Consider the following:
1) US fixed income trading well through funds/cash rate, pricing in 2.5 rate cuts for next year. This is a pseudo-recessionary outcome.
2) The SPX is barely 1% off its high of the year set last week. The market has rallied in virtually a straight line since July 18, the day before Bernanke’s latter-day Humphrey-Hawkins testimony. This appears to be a purely liquidity-driven rally; the entire US yield curve has shifted down by 55-60 bps over the last two months. If the bond market is right about a near-recessionary outcome, then stock prices should be much lower than they are.
3) Commodity prices have come sharply lower. This, too, is a pseudo-recessionary outcome, albeit exacerbated by the Amaranth fiasco and the general exodus of long commodity index positions. Of course, base metals have fared rather better, though this is partially a function of the virtual absence of deliverable inventories in stuff like nickel at the LME.
4) EM wobbles but hasn’t yet fallen down. EM assets and currencies have finally started to lurch a bit lower, albeit in sporadic, non-contagion fashion. About time, too, some would say. Between a Thai coup, possible Ecuadorian default, Hungarian corruption, and Polish electoral uncertainty, the asset class has been buffeted by strong headwinds over the last week or so. All in all, however, emerging markets have traded relatively well (with the exception of the ZAR.) This is particularly the case in Asia, the most growth-sensitive of the EM regions. Now, this is perhaps simply a reflection of the soft landing being priced into US/developed market equities. Still, it doesn’t suggest that the global economy is hitting the proverbial wall.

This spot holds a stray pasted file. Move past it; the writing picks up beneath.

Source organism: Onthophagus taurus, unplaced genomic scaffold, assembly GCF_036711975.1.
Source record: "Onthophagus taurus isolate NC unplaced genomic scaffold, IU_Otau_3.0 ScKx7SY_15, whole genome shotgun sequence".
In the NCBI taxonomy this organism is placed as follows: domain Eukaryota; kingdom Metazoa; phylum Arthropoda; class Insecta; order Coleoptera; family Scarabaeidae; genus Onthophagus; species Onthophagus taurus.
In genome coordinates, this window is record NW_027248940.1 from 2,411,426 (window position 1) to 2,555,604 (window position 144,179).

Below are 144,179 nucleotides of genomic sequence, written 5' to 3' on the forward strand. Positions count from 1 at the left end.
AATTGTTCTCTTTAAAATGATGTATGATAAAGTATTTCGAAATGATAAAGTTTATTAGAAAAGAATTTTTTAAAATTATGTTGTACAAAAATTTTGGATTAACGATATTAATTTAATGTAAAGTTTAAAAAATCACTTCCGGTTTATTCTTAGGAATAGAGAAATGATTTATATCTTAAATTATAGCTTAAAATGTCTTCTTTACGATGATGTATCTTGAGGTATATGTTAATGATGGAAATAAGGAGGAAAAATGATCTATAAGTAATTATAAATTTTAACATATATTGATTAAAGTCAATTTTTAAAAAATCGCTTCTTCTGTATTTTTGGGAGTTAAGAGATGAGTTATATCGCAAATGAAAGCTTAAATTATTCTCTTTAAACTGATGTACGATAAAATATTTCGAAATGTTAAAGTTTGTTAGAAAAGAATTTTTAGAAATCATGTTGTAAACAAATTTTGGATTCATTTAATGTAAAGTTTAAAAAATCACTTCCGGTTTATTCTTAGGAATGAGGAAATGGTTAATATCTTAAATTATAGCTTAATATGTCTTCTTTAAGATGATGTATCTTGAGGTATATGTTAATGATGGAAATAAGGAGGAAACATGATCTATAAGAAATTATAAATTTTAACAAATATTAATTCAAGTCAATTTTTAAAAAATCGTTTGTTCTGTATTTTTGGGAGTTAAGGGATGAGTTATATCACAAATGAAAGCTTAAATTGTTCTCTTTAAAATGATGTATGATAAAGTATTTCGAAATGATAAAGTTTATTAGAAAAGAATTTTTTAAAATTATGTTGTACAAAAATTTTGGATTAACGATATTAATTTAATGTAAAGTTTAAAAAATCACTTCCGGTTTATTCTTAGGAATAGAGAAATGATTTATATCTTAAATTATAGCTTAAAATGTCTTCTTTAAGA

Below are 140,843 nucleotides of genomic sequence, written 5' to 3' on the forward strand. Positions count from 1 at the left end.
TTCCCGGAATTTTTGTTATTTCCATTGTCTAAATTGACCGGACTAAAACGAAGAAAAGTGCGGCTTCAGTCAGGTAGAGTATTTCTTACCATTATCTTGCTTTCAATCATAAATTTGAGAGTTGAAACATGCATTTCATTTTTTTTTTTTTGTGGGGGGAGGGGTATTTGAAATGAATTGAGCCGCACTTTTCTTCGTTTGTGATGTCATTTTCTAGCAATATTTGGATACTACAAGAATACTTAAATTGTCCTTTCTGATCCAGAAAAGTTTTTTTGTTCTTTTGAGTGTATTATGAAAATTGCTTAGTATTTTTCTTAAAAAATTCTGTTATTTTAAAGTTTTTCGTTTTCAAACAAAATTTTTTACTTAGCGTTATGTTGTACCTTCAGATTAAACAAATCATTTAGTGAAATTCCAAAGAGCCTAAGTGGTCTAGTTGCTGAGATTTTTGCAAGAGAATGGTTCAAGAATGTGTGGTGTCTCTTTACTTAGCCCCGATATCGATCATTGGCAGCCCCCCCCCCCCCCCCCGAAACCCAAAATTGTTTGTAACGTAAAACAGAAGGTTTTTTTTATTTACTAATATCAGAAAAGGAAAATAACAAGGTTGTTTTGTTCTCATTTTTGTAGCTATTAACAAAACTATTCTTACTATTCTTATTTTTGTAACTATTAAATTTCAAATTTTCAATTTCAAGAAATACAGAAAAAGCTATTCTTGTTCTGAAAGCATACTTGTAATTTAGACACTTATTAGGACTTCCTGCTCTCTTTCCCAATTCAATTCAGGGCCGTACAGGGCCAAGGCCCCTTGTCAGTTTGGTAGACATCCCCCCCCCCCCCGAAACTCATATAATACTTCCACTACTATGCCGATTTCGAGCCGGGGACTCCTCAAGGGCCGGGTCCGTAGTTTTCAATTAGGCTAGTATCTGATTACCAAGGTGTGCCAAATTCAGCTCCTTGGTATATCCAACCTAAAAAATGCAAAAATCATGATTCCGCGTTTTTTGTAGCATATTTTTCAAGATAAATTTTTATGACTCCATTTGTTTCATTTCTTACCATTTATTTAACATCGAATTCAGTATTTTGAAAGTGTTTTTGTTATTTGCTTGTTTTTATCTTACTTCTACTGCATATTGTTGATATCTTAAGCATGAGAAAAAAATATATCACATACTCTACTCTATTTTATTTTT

5) Growth sensitive G10 currencies are trading well. The dollar bloc complex (AUD/NZD/CAD) have all traded rather better than expected given how the bond market has reacted to US growth data. Perhaps they are tracking the Baltic Dry Index instead of US macro data; the BDIY is showing an acceleration of shipping activity, which of course is hardly consistent with the sort of slowdown required to produce a $20 fall in oil.
So what are we left with? Bonds and oil say 1.5% US growth, US equities and most EM say 2.5% US growth, while the BDIY and dollar bloc currencies are saying 3.5% growth. There must be a trade here, but after recent mishaps Macro Man needs more time to reflect. At some point, though, these various asset markets will converge, and there will be money to be made when they do.
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